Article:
Soraya Darabi Steps Back at Foodspotting, Eyes Bigger Role at ABC

soraya darabi Soraya Darabi Steps Back at Foodspotting, Eyes Bigger Role at ABCSoraya Darabi, public face and retroactively-named co-founder for the Bay Area start-up Foodspotting, has effectively left her daily role at the company.

Ms. Darabi, who has more than 429,000 followers on Twitter and a strong personal brand as a tech-savvy marketer, was brought on to get publicity for Foodspotting. And she did it well, evangelizing the service by word of mouth, on Twitter and through myriad interviews with outlets from Betabeat to Mashable (“How Soraya Darabi Put Foodspotting on the Map”) to New York magazine.

But Ms. Darabi had little input on product, sources close to Foodspotting told us, and she seemed less enthusiastic about Foodspotting as time went on and the service had trouble gaining traction in the face of threats from competitors as intimidating as Foursquare.

Now, Ms. Darabi is “taking a step back into the role of Senior Advisor and will continue to vest equity in this role,” she told Betabeat via email while on a flight to the West Coast. “This was a mutual decision we came to given the company’s shifting priorities (product and local outreach) and my strengths (national media and brand relationships), but we haven’t announced it publicly yet because we didn’t see an immediate reason to–we’re continuing to collaborate as we always have, just in a more focused way.”

foodspotting cofounders Soraya Darabi Steps Back at Foodspotting, Eyes Bigger Role at ABC

Ms. Darabi with Foodspotting co-founders Ted Grubb and Alexa Andrzejewski.

Foodspotting co-founder Alexa Andrzejewski affirmed Ms. Darabi’s explanation. But at least half a dozen sources close to Foodspotting told Betabeat that founders and investors were frustrated that Ms. Darabi seemed distracted by other pursuits, continuing to serve as the public face for the company even as she was increasingly absent from daily work.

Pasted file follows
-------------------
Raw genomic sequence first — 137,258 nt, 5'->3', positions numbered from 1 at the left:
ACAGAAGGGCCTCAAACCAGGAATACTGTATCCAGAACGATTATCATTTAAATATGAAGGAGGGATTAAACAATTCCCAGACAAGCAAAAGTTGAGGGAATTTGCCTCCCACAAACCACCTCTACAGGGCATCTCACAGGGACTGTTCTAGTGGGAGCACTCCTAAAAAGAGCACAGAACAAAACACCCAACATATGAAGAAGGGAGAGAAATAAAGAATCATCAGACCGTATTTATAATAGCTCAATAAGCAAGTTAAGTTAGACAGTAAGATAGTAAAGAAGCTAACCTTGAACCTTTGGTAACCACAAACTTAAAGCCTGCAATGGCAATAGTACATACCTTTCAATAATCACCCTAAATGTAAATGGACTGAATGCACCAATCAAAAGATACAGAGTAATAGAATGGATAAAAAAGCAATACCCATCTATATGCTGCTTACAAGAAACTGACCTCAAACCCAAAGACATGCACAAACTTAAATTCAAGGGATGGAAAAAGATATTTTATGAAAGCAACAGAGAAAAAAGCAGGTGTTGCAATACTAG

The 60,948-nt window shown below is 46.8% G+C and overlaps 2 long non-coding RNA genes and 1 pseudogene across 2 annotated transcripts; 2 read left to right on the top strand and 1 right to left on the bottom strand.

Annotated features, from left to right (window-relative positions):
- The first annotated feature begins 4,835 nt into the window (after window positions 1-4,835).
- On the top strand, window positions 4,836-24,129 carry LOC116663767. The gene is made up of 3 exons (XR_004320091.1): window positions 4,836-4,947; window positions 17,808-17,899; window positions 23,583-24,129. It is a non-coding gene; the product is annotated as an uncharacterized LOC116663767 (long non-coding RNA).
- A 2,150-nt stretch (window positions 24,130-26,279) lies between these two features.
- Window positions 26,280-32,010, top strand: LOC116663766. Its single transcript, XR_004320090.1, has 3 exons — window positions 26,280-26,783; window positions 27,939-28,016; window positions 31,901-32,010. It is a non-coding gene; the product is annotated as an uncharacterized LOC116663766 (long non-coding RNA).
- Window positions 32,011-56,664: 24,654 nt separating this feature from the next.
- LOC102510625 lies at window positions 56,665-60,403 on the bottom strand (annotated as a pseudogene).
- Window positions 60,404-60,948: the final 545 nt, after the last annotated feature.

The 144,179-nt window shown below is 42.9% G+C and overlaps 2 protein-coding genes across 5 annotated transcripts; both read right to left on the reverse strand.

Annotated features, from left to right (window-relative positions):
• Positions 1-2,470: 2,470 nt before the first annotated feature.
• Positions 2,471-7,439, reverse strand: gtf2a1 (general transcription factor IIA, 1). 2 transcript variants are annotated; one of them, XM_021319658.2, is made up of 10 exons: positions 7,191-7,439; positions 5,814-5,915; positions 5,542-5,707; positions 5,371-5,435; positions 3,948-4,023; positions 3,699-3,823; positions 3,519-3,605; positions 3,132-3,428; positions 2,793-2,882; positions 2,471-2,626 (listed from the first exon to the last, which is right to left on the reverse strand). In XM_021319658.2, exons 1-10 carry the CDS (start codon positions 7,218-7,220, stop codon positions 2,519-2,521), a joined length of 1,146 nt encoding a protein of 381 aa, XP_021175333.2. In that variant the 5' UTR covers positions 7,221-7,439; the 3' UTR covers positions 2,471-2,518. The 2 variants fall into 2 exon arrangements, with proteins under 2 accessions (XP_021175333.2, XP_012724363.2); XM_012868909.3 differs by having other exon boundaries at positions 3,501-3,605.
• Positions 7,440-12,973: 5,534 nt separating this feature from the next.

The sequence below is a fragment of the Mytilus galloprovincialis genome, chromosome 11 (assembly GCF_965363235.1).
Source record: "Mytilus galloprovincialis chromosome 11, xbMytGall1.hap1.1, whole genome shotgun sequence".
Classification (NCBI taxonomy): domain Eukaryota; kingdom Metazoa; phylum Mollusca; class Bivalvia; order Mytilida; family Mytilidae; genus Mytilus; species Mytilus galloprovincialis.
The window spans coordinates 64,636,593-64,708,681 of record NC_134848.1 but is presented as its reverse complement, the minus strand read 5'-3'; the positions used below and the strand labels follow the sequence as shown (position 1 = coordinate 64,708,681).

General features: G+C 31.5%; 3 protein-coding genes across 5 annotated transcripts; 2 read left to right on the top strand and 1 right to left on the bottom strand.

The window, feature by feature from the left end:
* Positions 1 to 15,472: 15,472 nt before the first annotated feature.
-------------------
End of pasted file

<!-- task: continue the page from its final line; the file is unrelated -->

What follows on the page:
Losing Ms. Darabi is a blow to Foodspotting, most sources told Betabeat, considering her high profile. “Business people who have partnered with them before say that the space is completely inundated and Foodspotting was the one company that really had a brand,” one source told Betabeat. “She is a big name,” the source continued, speculating that Ms. Darabi could get half a percent in equity just for joining another start-up’s advisory board. “She is a promotional all-star.”

Ms. Darabi, who started her career as communications coordinator for Conde Nast before taking on social media marketing at the The New York Times, leapt into the start-up world with a six-month stint as Product Lead of project PressLift, after which she jumped to Foodspotting. “She has a track record of someone who wants to leave before the show is over,” one source close to told Betabeat. “She likes to work on the next hot thing. Foodspotting was the best deal early stage start-up you could be at when she started doing PR there. It was always weird to me that she joined as co-founder even though it was already launched.”